Max was a different story! Again there was the horrible start-up pain, and again the thrush paid us a nasty visit.. but this time the medicine we received took, and the pain actually went away! I was able to nurse Max for a good 5 months before he started looking skinny like Lara had done and he quit sleeping through the night. I tried letting him latch on more often, and longer, but it didn't help. I figured I was grateful I had been able to nurse him for as long as I had, and that now was the time to switch to bottle feeding. At least it wasn't a painful and traumatic ending to breastfeeding like with the girls!
Finally there is dear sweet little Elliot, who is such a good drinker. He's been gaining weight really well from the get-go, the start-up pains were minimal and we have both been enjoying the feedings so much! Finally I understand how nice and really how easy it is to nurse your child, always having his sustenance on hand and in the correct amound and at the right temperature. Things were going great.... until. Until that nasty thrush came and tormented me yet again. Luckily Elliot didn't get it, but for me nursing has once again become agony! I recognised it really quickly because of my past experiences, and went to the doctor the same day and got the medicine. I've been using it and doing everything I can possibly find on the internet to help get rid of this thing, but it's been nearly a week and today the pain got worse again instead of better. To boot I'm coming down with the worst head and throat cold you can imagine and I just don't have the energy to deal with this! I need to run a very busy house and for that I need my energy to go into doing the dishes, caring for my children, washing the laundry, making a gazillion trips to school and back, cooking dinners. I can't be using up all that energy on trying to get through another feeding without crying!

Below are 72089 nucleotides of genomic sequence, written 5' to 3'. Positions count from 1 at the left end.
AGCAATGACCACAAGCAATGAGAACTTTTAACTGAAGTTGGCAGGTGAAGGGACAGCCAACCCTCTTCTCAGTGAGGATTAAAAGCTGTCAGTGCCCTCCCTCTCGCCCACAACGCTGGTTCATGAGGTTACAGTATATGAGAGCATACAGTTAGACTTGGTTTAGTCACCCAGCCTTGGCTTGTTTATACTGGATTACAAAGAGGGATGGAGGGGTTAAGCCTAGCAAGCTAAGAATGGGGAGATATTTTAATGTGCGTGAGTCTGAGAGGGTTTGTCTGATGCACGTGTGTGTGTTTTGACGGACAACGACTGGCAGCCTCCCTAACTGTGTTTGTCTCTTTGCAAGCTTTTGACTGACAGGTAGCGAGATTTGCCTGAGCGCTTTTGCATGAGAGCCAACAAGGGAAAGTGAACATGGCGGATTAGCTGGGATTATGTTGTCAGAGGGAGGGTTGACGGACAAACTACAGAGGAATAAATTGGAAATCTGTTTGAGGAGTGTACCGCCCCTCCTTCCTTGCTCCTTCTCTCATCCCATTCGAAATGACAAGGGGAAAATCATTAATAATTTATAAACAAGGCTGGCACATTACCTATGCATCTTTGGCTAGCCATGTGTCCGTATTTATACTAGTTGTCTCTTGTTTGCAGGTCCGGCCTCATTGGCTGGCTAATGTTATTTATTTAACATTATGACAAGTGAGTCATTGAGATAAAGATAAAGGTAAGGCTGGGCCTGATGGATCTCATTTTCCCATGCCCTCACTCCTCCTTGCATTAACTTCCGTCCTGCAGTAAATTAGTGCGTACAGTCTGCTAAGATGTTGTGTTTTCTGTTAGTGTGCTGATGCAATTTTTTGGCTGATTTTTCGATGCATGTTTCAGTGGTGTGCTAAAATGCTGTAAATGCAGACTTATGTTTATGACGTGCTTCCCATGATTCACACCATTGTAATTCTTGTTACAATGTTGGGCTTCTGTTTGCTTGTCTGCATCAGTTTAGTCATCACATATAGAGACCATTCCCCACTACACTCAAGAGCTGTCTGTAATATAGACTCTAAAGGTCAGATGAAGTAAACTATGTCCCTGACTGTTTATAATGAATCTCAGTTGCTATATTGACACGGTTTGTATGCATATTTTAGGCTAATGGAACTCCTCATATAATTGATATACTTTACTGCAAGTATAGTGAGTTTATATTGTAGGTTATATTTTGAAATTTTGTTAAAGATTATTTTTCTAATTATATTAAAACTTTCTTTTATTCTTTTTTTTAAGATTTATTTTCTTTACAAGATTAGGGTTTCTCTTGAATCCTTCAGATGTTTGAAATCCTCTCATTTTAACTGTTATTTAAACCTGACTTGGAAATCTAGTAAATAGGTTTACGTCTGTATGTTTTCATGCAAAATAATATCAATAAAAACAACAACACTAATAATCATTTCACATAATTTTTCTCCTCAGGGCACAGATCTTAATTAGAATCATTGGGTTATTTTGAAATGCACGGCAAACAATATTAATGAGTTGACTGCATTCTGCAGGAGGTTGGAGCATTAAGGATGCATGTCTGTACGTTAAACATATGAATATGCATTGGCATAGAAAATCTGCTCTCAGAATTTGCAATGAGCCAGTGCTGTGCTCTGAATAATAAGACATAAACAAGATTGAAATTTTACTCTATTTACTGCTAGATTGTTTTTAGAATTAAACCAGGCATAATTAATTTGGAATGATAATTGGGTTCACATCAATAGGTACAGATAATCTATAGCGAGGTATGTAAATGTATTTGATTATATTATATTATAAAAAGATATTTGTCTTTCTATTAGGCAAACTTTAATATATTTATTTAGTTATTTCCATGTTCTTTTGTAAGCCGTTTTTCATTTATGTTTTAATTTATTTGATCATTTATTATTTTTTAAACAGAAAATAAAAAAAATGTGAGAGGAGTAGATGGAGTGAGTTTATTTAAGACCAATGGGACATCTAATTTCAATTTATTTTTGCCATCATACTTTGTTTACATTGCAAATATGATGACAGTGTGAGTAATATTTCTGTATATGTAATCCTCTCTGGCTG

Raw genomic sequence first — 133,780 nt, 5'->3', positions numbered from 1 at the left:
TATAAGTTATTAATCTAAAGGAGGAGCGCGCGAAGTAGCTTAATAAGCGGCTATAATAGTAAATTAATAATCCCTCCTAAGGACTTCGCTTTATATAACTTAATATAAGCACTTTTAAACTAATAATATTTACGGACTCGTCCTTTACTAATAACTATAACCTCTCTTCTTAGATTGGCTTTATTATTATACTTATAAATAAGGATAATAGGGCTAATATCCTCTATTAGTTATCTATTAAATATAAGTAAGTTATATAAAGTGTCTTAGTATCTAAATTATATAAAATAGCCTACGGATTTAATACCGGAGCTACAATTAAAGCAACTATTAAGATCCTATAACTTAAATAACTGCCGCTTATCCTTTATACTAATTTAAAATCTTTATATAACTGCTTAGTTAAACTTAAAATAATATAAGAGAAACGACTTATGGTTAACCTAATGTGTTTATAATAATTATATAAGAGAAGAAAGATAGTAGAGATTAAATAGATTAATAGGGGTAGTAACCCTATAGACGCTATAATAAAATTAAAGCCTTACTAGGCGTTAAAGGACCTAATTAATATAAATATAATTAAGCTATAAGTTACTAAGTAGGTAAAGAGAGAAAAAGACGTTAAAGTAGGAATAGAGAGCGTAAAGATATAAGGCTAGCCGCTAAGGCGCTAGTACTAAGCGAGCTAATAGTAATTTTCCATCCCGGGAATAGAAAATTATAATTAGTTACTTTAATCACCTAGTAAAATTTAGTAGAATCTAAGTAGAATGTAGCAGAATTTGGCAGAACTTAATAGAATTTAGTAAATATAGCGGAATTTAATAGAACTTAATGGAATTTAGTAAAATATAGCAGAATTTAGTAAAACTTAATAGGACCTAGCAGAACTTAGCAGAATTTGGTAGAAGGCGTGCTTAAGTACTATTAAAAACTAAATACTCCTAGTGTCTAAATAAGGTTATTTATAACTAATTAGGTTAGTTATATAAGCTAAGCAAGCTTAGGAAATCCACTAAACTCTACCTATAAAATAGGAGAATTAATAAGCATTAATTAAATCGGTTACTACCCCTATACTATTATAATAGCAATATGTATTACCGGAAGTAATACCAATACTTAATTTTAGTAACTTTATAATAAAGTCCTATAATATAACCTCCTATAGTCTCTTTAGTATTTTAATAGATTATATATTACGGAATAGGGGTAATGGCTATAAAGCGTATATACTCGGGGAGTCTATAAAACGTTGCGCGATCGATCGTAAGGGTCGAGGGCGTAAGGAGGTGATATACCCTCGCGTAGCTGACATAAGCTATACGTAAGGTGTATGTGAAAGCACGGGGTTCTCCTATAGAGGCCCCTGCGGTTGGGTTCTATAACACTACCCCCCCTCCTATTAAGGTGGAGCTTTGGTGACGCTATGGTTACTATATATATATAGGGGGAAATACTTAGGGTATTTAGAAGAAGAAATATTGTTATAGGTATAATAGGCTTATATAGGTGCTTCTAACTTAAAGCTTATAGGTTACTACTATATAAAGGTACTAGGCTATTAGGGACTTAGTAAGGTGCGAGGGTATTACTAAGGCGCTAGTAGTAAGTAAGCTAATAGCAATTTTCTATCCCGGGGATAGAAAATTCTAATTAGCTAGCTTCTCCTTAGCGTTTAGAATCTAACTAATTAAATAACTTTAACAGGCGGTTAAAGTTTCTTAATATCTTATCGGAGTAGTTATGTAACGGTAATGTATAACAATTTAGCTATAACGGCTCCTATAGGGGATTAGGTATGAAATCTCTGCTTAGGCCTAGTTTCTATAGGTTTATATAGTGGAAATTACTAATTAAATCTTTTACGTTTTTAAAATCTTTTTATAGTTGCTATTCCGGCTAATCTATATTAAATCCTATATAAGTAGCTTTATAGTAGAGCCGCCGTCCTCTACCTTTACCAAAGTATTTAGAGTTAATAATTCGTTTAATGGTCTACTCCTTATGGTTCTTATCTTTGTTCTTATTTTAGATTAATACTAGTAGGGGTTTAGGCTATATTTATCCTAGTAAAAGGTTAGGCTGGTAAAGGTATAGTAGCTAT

So this is it. I'm done. I feel no guilt, though I do feel sad that breastfeeding once again has to come to an early end, especially considering how much I had come to love it over the past couple of months.
I'm going to have to nurse Elliot a few more times to relieve the milk build-up (otherwise I might explode) but other than that I'm saying goodbye to the pain.
Now that I've made you sit through that horrible tale I had better reward you with some music right? I figure a couple of lullabies are fitting, as they are soothing and sweet and make you feel comforted. I can do with a bit of comforting today! Let me share with you the songs that I sing to my children before bed.